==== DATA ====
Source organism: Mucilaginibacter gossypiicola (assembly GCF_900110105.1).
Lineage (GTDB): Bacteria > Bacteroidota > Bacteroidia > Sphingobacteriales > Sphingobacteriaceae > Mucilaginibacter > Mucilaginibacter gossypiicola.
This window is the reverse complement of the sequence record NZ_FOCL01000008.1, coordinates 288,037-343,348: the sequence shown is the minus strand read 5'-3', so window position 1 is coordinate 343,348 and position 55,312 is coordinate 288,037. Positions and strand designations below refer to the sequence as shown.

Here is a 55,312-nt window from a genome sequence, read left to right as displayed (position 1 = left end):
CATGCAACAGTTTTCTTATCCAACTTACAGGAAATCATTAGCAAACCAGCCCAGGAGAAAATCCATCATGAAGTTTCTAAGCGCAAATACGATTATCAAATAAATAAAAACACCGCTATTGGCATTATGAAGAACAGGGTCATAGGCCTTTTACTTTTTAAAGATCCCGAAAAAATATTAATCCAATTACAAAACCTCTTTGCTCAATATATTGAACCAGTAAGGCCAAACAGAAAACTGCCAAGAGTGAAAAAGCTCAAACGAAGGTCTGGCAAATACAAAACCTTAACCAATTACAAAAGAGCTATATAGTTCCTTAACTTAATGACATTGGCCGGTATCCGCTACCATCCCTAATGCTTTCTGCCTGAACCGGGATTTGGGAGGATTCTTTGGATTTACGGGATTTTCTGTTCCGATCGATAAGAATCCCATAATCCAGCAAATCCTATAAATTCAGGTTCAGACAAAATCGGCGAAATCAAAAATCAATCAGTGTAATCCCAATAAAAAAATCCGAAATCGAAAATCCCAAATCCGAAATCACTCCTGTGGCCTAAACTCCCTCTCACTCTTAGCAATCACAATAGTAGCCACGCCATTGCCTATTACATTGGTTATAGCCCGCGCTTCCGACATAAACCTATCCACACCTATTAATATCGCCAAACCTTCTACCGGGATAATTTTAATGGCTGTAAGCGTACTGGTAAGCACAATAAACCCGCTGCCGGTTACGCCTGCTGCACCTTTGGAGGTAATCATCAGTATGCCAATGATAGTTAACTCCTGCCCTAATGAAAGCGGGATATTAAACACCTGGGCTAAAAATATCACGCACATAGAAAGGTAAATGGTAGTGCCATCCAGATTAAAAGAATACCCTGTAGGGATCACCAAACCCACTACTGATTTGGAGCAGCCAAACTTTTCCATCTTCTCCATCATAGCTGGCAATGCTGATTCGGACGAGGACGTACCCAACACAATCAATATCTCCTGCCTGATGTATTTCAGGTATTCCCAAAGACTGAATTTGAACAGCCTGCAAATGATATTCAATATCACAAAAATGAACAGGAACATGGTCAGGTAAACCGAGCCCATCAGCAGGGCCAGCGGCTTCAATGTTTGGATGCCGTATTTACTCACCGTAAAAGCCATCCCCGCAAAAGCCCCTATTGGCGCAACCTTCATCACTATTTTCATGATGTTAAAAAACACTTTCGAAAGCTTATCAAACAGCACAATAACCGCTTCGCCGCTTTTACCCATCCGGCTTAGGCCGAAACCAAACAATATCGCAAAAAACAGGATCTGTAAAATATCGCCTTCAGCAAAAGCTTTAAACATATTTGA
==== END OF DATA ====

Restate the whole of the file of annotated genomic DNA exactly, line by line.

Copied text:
Source organism: Mucilaginibacter gossypiicola (assembly GCF_900110105.1).
Lineage (GTDB): Bacteria > Bacteroidota > Bacteroidia > Sphingobacteriales > Sphingobacteriaceae > Mucilaginibacter > Mucilaginibacter gossypiicola.
This window is the reverse complement of the sequence record NZ_FOCL01000008.1, coordinates 288,037-343,348: the sequence shown is the minus strand read 5'-3', so window position 1 is coordinate 343,348 and position 55,312 is coordinate 288,037. Positions and strand designations below refer to the sequence as shown.

Here is a 55,312-nt window from a genome sequence, read left to right as displayed (position 1 = left end):
CATGCAACAGTTTTCTTATCCAACTTACAGGAAATCATTAGCAAACCAGCCCAGGAGAAAATCCATCATGAAGTTTCTAAGCGCAAATACGATTATCAAATAAATAAAAACACCGCTATTGGCATTATGAAGAACAGGGTCATAGGCCTTTTACTTTTTAAAGATCCCGAAAAAATATTAATCCAATTACAAAACCTCTTTGCTCAATATATTGAACCAGTAAGGCCAAACAGAAAACTGCCAAGAGTGAAAAAGCTCAAACGAAGGTCTGGCAAATACAAAACCTTAACCAATTACAAAAGAGCTATATAGTTCCTTAACTTAATGACATTGGCCGGTATCCGCTACCATCCCTAATGCTTTCTGCCTGAACCGGGATTTGGGAGGATTCTTTGGATTTACGGGATTTTCTGTTCCGATCGATAAGAATCCCATAATCCAGCAAATCCTATAAATTCAGGTTCAGACAAAATCGGCGAAATCAAAAATCAATCAGTGTAATCCCAATAAAAAAATCCGAAATCGAAAATCCCAAATCCGAAATCACTCCTGTGGCCTAAACTCCCTCTCACTCTTAGCAATCACAATAGTAGCCACGCCATTGCCTATTACATTGGTTATAGCCCGCGCTTCCGACATAAACCTATCCACACCTATTAATATCGCCAAACCTTCTACCGGGATAATTTTAATGGCTGTAAGCGTACTGGTAAGCACAATAAACCCGCTGCCGGTTACGCCTGCTGCACCTTTGGAGGTAATCATCAGTATGCCAATGATAGTTAACTCCTGCCCTAATGAAAGCGGGATATTAAACACCTGGGCTAAAAATATCACGCACATAGAAAGGTAAATGGTAGTGCCATCCAGATTAAAAGAATACCCTGTAGGGATCACCAAACCCACTACTGATTTGGAGCAGCCAAACTTTTCCATCTTCTCCATCATAGCTGGCAATGCTGATTCGGACGAGGACGTACCCAACACAATCAATATCTCCTGCCTGATGTATTTCAGGTATTCCCAAAGACTGAATTTGAACAGCCTGCAAATGATATTCAATATCACAAAAATGAACAGGAACATGGTCAGGTAAACCGAGCCCATCAGCAGGGCCAGCGGCTTCAATGTTTGGATGCCGTATTTACTCACCGTAAAAGCCATCCCCGCAAAAGCCCCTATTGGCGCAACCTTCATCACTATTTTCATGATGTTAAAAAACACTTTCGAAAGCTTATCAAACAGCACAATAACCGCTTCGCCGCTTTTACCCATCCGGCTTAGGCCGAAACCAAACAATATCGCAAAAAACAGGATCTGTAAAATATCGCCTTCAGCAAAAGCTTTAAACATATTTGA